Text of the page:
In short, MIDAS will enable us to examine the fundamental mechanics of today's high-speed markets in a way that has never been done at the agency."
Back to some more questions for the Chairman:
-- Will MIDAS give you any information on IOI's placed on dark pools?
-- Will MIDAS give you information on the types of orders that are being used (i.e. post only ISO's)?
-- It seems like MIDAS is just a collection of publicly available data feed streams. Why did it cost so much to build?
-- Did any other vendors besides Tradeworx submit a proposal for the MIDAS project?
-- It seems that a more independent firm would have been a better choice to handle the MIDAS contract. Was Nanex asked to participate in this project?
Let's listen in again to Chairman Walter:
"MIDAS is just the beginning...Where MIDAS collects vast quantities of public data, CAT will capture non-public data as well -- not just trades and when they were executed, but also, for example, the identities of the parties to the trades.
I can't overestimate the importance of CAT -- comprehensive public and non-public data about the market, coming from a single system, could be the most important regulatory development in my lifetime. But, we need to do it right. As I have said before, it is my personal hope and expectation that the plan submitted for the agency's consideration will ultimately produce a consolidated audit trail that is more timely, accurate, complete and accessible and one that will provide for the eventual expansion to additional instruments, such as OTC equities, fixed income, and futures. I believe this is an extraordinary initiative and -- if properly constructed -- the consolidated audit trail will be the backbone for our future surveillance and policy making efforts. And it will set the stage for expansion to additional instruments and markets as well. My long-term vision is a consolidated audit trail that spans products, markets and the globe."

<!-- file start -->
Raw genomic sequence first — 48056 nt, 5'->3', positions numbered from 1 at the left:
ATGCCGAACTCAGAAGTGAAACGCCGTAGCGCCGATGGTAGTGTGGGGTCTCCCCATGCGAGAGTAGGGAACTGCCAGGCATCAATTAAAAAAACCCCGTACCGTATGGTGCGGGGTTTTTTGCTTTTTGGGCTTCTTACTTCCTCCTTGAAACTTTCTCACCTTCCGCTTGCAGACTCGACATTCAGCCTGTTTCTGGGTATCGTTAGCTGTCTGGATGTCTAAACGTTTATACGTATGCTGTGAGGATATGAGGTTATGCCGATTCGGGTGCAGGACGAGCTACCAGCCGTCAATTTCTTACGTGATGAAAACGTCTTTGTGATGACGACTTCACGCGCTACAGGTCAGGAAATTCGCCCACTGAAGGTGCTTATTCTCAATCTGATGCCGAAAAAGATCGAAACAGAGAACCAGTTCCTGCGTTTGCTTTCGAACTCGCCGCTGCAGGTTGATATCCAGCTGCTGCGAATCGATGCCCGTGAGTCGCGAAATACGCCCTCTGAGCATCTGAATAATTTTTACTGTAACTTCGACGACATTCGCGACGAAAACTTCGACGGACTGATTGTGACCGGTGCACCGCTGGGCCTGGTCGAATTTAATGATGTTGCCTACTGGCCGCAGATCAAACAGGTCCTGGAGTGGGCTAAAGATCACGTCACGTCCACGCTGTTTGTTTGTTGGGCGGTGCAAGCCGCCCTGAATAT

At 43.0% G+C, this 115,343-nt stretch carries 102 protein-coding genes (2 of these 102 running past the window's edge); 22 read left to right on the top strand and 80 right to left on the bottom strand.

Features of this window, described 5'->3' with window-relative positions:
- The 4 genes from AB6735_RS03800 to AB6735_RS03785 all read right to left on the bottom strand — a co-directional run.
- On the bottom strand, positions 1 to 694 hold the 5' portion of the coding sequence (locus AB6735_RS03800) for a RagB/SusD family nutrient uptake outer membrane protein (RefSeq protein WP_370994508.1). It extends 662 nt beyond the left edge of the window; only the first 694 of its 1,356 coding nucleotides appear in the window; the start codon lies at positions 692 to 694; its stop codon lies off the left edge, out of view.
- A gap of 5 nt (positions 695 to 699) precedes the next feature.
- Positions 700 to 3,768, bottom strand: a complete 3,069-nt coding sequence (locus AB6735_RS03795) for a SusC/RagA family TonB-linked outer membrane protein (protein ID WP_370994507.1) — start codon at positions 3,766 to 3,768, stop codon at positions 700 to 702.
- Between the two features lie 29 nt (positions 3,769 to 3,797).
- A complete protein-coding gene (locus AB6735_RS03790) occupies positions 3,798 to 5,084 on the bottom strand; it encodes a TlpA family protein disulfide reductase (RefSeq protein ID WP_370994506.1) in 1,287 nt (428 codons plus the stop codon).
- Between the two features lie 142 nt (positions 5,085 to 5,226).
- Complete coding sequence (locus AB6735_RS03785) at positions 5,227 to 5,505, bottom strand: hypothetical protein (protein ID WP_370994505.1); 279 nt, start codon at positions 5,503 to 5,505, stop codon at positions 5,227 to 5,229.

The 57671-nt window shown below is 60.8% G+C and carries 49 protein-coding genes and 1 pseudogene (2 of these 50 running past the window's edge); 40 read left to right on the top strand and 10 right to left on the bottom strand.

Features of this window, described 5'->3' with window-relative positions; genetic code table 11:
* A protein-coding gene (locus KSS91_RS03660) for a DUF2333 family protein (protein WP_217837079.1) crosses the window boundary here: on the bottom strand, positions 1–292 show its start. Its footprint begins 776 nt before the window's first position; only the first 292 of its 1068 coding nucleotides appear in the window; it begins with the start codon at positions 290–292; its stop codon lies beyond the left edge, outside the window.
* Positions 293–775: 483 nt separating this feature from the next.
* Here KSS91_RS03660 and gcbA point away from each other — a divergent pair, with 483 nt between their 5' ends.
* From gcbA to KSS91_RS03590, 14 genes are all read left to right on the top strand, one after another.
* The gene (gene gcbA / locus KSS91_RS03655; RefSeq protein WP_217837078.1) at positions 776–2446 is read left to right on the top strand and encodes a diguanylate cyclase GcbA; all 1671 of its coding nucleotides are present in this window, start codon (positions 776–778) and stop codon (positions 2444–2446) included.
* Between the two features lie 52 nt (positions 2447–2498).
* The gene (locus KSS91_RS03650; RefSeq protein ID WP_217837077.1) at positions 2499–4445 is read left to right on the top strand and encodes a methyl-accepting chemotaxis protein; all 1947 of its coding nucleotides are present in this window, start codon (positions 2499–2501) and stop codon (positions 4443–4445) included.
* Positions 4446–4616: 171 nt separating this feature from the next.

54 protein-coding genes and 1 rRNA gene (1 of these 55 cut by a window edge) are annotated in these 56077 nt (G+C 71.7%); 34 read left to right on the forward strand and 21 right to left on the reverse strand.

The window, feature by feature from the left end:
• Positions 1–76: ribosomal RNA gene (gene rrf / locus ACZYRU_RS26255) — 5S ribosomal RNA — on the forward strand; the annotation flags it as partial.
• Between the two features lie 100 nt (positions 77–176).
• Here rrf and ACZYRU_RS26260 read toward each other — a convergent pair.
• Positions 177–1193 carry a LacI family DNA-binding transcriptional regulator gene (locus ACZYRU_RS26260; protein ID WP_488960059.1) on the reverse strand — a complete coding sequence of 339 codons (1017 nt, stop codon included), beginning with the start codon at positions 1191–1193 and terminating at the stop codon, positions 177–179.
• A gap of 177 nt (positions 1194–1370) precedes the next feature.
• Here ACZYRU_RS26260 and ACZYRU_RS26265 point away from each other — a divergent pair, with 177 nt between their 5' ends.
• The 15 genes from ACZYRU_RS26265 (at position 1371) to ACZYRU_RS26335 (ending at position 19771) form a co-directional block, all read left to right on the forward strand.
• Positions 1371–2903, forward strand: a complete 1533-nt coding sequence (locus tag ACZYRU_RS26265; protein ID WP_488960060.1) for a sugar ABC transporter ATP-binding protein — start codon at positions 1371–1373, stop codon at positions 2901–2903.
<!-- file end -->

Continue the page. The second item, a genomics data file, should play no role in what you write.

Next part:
And finally lets wrap up with some more questions that the audience could have asked:
-- Did you say that MIDAS only captures public data? Does that mean MIDAS will not provide the SEC with ability to track an order or trade to its originator? (in case you are wondering, MIDAS will not do this)
-- We have heard that the stock exchanges have a big influence in how the Consolidated Audit Trail will be built. Aren't these the same exchanges that have compromised the integrity of the stock market by giving in to all the demands of the HFT community? Should we have faith that the exchanges will represent the needs of all investors and not just the ones that are paying them the most money?
-- When do you expect the CAT to be operational?
-- Will the CAT initially only include information on stocks and options?
There are lots more questions that could have been asked on the subject of MIDAS and CAT but we'd like to keep this note under 50,000 words.
The conclusion here is that while having MIDAS is better than nothing, it still will not identify many potential nefarious practices since it doesn't trace information back to the user level and it relies on only publicly available information. While CAT will be much better than MIDAS, it unfortunately is currently in the industry sausage factory and will be there for quite some time.
While we really wanted to be encouraged by Chairman Walter's speech (we do think she is trying to do the right thing), unfortunately we still think that the SEC is over matched against the HFT community.